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Monday July 16 2:55 PM ET       Health - Reuters

US, Vietnamese Collaborate on Agent Orange Studies

By Karla Gale

NEW YORK (Reuters Health) - The United States and Vietnam have scheduled a tentative date in 2002 for a joint scientific conference on the health and environmental effects of Agent Orange.

A team of US researchers visited Vietnam this month to discuss plans to study the dioxin-containing herbicide, which the US military used to defoliate forests and jungles during the Vietnam War. Researchers have previously identified ``hot spots'' where levels of Agent Orange are still elevated in soil and sediments, and where blood levels of dioxin among residents indicate continuing exposure. Dioxin has been linked to cancer, endocrine disturbances, diabetes, nerve damage and birth defects.

``The people involved were very congenial and cooperative,'' Dr. Sandra Lange, of the National Institute of Environmental Health Sciences (NIEHS) in Research Triangle Park, North Carolina, told Reuters Health.

Lange accompanied a team led by Dr. Christopher Portier of the NIEHS, which included scientists from the US Environmental Protection Agency (news - web sites) and the Centers for Disease Control and Prevention (news - web sites). The American team met with the Vietnamese delegation, led by Dr. Nguyen Ngoc Sinh of the National Environmental Agency in Hanoi.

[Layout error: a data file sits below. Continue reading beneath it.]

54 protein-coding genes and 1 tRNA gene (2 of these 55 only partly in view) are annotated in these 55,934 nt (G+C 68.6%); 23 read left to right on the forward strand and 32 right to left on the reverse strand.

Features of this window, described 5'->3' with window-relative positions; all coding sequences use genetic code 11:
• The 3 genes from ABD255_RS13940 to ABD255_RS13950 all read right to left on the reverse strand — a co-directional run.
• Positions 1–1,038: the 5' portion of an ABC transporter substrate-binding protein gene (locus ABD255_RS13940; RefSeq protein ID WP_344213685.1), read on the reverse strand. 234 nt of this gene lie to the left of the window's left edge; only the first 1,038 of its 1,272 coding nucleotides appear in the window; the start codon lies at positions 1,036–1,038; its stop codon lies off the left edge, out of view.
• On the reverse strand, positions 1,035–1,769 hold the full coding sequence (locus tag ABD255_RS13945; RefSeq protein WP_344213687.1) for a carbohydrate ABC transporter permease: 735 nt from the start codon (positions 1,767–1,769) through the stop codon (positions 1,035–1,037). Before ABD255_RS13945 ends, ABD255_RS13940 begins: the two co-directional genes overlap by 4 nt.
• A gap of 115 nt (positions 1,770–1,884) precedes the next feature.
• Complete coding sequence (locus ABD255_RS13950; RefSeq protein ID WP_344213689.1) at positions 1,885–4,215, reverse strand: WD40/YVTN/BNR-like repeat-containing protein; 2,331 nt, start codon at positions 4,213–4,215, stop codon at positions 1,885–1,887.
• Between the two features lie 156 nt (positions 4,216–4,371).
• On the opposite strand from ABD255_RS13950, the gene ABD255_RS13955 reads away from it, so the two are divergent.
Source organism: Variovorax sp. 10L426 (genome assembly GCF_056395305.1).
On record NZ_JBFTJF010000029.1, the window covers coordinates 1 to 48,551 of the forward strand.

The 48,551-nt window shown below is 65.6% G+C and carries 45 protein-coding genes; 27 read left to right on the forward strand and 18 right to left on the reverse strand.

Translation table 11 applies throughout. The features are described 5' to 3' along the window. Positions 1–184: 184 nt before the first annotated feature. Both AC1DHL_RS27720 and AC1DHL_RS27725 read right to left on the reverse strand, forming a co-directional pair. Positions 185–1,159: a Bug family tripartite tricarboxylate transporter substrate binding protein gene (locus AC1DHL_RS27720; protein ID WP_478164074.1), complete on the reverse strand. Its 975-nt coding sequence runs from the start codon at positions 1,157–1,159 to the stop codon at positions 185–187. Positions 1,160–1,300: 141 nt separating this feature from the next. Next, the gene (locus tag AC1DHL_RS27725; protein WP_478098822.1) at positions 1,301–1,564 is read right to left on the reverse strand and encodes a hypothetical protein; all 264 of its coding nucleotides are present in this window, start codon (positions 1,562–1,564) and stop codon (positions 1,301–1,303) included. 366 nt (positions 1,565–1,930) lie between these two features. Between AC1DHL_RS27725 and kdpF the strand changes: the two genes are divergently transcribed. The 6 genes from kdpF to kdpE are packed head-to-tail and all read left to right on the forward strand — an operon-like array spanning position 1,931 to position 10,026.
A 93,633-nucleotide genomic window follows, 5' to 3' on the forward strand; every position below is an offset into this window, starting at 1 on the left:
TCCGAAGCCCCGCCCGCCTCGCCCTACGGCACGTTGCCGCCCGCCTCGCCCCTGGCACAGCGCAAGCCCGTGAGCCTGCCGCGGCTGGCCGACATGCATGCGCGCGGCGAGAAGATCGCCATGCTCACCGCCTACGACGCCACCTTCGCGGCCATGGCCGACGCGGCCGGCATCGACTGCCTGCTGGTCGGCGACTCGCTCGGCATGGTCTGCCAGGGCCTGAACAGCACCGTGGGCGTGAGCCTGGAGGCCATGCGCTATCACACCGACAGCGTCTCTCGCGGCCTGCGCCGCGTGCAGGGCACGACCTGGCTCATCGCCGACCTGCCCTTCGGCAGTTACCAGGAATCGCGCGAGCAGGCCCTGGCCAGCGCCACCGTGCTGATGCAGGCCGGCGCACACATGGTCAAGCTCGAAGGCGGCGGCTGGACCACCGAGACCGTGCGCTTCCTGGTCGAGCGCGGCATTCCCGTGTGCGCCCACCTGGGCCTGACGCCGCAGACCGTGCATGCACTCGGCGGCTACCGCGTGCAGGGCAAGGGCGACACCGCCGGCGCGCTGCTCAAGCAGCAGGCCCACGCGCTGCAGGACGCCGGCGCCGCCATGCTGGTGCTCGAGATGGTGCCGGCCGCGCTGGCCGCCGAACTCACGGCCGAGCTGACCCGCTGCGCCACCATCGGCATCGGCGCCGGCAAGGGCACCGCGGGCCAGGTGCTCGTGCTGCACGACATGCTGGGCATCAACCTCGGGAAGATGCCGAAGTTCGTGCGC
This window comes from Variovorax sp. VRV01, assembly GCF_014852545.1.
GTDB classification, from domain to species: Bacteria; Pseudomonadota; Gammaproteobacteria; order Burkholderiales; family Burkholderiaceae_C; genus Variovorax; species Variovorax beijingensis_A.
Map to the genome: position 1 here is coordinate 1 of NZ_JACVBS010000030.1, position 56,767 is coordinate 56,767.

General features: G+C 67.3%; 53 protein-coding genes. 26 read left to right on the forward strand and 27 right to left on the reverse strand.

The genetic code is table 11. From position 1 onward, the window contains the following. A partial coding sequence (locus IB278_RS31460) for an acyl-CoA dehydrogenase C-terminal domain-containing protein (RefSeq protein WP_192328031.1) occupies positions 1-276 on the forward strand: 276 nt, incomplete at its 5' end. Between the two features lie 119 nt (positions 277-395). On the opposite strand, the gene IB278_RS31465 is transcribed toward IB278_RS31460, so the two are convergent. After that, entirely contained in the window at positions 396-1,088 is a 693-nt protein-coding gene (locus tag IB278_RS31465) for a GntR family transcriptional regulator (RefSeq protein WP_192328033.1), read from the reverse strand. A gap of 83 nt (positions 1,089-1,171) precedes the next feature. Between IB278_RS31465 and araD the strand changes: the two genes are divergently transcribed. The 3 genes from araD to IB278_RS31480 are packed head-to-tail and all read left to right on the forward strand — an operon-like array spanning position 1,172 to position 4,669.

As a result of the meeting, a joint Vietnam-US scientific conference has been tentatively scheduled for April 2002.

Lange noted that new screening approaches and more economical and rapid testing methods have been developed recently, which will make studying Agent Orange easier. ``We hope to bring experts together from around the world to share information in plenary and topical sessions designed to look at critical issues,'' she said.

 

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 BUSH ADMINISTRATION ASKED TO PROMPTLY SOLVE AGENT ORANGE CONSEQUENCES
 Ha Noi, July 24 (VNA) -- The biggest war veterans organisation of the United
 States, American Legion, has asked the Bush administration to promptly
 investigate and assess the cause of agent orange for leukaemia.  According
 to a recently released survey, war veterans, who were exposed to Agent
 Orange during the war in Viet Nam, and their children are facing a high risk
 of suffering from leukaemia.  The finding, once being confirmed, will force
 the U.S. Department of Veterans Affairs to give compensation to the victims.
 According to unofficial reports, between 1961 and 1971, U.S. aircraft
 sprayed 72 million litres of toxic chemicals, including 44 million litres of
 Agent Orange, containing 170kg of dioxin, on Viet Nam.  Dioxin is an
 extremely poisonous chemical that causes cancer, immune system deficiency
 and inborn defects.--VNA
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